Bone, Cartilage and Soft tissue tumors: Clinical Correlations Flashcards Preview

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Flashcards in Bone, Cartilage and Soft tissue tumors: Clinical Correlations Deck (28)
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1

Examples of common bone lesions. 

Metstatic carcinoma

Multiple myeloma

Lymphoma of bone

Osteosarcoma

Ewing sarcoma

Unicameral bone cyst (UBC)

Aneurysmal bone cyst (ABC) 

Enchondroma

Osteochondroma

Chondrosarcoma 

2

Examples of soft tissue lesions. 

Lipoma

Desmoid

Soft tissue sarcoma

Lymphoma

3

What are some tests/imaging that are helpful for staging a bone lesion?

  • X-ray of entire affected bone
  • Whole body bone scan (or skeletal survey -- multiple myeloma) 
  • CT scan of chest, abdomen and pelvis OR PET/CT
  • Serum protein electrophoresis/Urine Protein Electrophoresis/Serum free light chains--multiple myeloma or plasmacytoma [don't forget about labs!!]
  • Prostatic specific antigen (for prostate adenocarcinoma)

4

What is multiple myeloma? 

A common lymphoid malignancy -- sheets of plasma cells with atypical cell features

5

When does multiple myeloma present in individuals? 

Median age is 70 yo

6

What part of the bone does multiple myeloma affect?

Principally invovles bone marrow and causes lytic lesions throughout the skeleton (most commonly vertebrae, ribs, skull, pelvis, femur, clavicle, and scapula) 

Results in "pathological fractures" 

7

Why does multiple myeloma do what it does? 

Cells produce a monoclonal immunoglobulin, most often IgG.

8

What marker identifies B cells? 

CD20

9

Neoplasms composed of lymphocytes resembling a normal stage of differentiation

Lymphomas

10

Most common type of lymphoma in adults, derived from clonal B cells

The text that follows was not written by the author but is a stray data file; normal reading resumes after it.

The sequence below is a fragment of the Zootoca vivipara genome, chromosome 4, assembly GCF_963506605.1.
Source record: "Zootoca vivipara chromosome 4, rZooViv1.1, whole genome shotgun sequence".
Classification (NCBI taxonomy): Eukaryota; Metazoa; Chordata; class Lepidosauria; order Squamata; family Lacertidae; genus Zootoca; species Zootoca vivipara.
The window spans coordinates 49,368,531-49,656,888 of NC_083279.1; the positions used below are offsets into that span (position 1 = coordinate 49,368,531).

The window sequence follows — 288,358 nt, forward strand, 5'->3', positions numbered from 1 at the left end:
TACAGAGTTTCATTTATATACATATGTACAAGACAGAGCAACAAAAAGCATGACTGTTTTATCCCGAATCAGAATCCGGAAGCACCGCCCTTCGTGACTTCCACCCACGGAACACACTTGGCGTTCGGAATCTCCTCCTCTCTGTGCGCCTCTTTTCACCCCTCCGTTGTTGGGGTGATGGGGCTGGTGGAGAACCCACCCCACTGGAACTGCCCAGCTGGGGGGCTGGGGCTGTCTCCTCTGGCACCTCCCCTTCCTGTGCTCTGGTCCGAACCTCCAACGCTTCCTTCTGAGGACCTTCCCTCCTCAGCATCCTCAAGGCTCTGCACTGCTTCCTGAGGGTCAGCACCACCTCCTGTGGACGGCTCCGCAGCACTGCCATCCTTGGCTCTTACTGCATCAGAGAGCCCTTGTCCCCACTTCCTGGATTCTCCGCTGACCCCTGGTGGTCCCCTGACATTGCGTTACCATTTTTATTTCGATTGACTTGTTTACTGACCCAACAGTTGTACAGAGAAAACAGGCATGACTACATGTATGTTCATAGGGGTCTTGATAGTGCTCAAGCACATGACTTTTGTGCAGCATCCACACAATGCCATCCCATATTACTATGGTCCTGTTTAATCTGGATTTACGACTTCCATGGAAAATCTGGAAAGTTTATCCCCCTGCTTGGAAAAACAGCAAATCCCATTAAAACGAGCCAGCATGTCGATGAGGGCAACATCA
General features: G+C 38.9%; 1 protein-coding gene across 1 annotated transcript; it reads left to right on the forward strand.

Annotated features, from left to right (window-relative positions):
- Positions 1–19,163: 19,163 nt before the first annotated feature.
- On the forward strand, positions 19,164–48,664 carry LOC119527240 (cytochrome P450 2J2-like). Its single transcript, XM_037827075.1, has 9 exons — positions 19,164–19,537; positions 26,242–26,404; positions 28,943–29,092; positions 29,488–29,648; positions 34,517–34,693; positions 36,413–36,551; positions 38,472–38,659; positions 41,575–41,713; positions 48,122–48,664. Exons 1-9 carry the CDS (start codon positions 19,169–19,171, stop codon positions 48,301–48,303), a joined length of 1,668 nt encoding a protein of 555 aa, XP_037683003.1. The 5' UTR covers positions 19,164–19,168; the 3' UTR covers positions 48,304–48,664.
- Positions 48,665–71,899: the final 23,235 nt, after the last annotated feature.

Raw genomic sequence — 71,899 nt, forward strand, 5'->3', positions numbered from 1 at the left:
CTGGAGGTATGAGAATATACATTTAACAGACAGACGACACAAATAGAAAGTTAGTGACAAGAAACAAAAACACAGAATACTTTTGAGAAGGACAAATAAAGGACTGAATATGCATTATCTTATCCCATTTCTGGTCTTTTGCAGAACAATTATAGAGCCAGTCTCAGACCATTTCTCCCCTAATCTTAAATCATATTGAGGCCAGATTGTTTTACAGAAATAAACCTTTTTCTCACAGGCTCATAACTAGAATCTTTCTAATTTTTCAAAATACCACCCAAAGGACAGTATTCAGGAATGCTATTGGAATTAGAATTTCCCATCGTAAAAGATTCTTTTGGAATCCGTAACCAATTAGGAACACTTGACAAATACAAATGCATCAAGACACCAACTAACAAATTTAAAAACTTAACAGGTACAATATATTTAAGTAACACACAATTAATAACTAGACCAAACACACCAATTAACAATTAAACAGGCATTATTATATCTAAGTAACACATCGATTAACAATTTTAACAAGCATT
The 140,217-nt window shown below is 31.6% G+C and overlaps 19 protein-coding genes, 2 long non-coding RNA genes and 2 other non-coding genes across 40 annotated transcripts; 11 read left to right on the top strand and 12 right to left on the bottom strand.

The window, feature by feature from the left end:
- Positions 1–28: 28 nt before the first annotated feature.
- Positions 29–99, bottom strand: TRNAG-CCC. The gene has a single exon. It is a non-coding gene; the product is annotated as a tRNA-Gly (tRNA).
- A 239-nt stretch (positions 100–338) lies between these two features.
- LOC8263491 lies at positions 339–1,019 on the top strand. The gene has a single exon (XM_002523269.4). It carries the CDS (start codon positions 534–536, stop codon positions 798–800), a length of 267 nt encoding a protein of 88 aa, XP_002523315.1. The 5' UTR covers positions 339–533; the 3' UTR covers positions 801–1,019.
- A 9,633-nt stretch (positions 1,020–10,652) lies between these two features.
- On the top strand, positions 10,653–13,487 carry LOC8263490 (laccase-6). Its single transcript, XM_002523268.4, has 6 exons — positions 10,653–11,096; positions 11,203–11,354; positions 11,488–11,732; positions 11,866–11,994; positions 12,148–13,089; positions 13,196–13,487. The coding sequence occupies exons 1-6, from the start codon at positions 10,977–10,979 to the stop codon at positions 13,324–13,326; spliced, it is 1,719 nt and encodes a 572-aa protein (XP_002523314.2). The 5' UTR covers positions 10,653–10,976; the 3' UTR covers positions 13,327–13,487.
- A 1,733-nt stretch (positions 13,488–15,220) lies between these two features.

B-cell lymphomas

11

What happens if a soft tissue biopsy results shows glands? 

Probably a metastatic (ie lung) cancer -- primary soft tissue cancers do not show this

12

Most common type of lung cancer in woman and nonsmokers

Metastases early (to bone, brain, and liver) 

Lung adenocarcinomas

13

What is the biological marker that is positive in adenocarcinomas arising in the lungs? 

TTF1

14

What is a potential cause of unicameral bone cysts?

Increased intraosseous pressure

15

Are unicameral bone cysts benign or malignant? 

Benign 

16

What ages do unicameral bone cysts affect? And where do they present in bone? 

Children and young adults

Metaphyseal region of long bones 

Usually proximal femur or humerus 

Present as pathological fracture

17

How do unicameral bone cysts occur? What do they look like pathologically? 

Bone cortex is eroded by the cyst and elicits secondary periosteal new bone formation

Pathology: cyst filled wtih clear fluid and lined with thin fibrous membrane; because of frequent fractures old blood (hemosiderin) and granulation tissue may be present 

18

How do they treat UBC? 

Aspirate inject into them, suck out and put in steriods or Ca/PO4 matrix 

19

What are aneurysmal bone cysts (ABC)?

Eccentric solitary expansile lesion

Benign neoplasm with characteristic translocation 

20

How do ABC's present? Where do they commonly occur? 

Swelling, pain and tenderness

Occur in metaphyseal region of long bones -- but any bone may be involved 

21

What do ABC's look like pathologically? 

Cystic spaces filled with blood but no endothelial cell lining

Between the blood filled speaces are fibrous septa, giant cells and immature bone or osteoid 

22

How are aneurysmal bone cysts treated? 

Embolization/sclerotherapy 

23

When should you NOT try to remove "lipomas" in clinic? 

Bigger than 3 cm or deep mass -- get an MRI 

24

Lipoma

A lipoma is a slow-growing, fatty lump that's most often situated between your skin and the underlying muscle layer. Often a lipoma is easy to identify because it moves readily with slight finger pressure. It's doughy to touch and usually not tender. You may have more than one lipoma. Lipomas can occur at any age, but they're most often detected during middle age.

 

(Thanks Mayo Clinic)

25

Desmoid Fibromatosis 

Cytologically bland fibrous neoplasms originating from the musculoaponeurotic structures throughout the body.

Desmoid tumors often appear as infiltrative, usually well-differentiated, firm overgrowths of fibrous tissue, and they are locally aggressive.

 

(Thanks MedScape)

26

Soft Tissue Sarcoma

Cancerous (malignant) tumors that originate in the soft tissues of your body. The soft tissues include muscle, fat, blood vessels, nerves, tendons and the lining of your joints (synovial tissues).

 

(Thanks Mayo Clinic)

27

How are chondrosarcoma's graded? 

Grades 1 - 3

28

What are some take home points about biopsy?

  • Location determined by person doing definitive surgery
  • Avoid contaminating compartments
  • Assume a sarcoma if isolated disease
  • Communicate with pathologist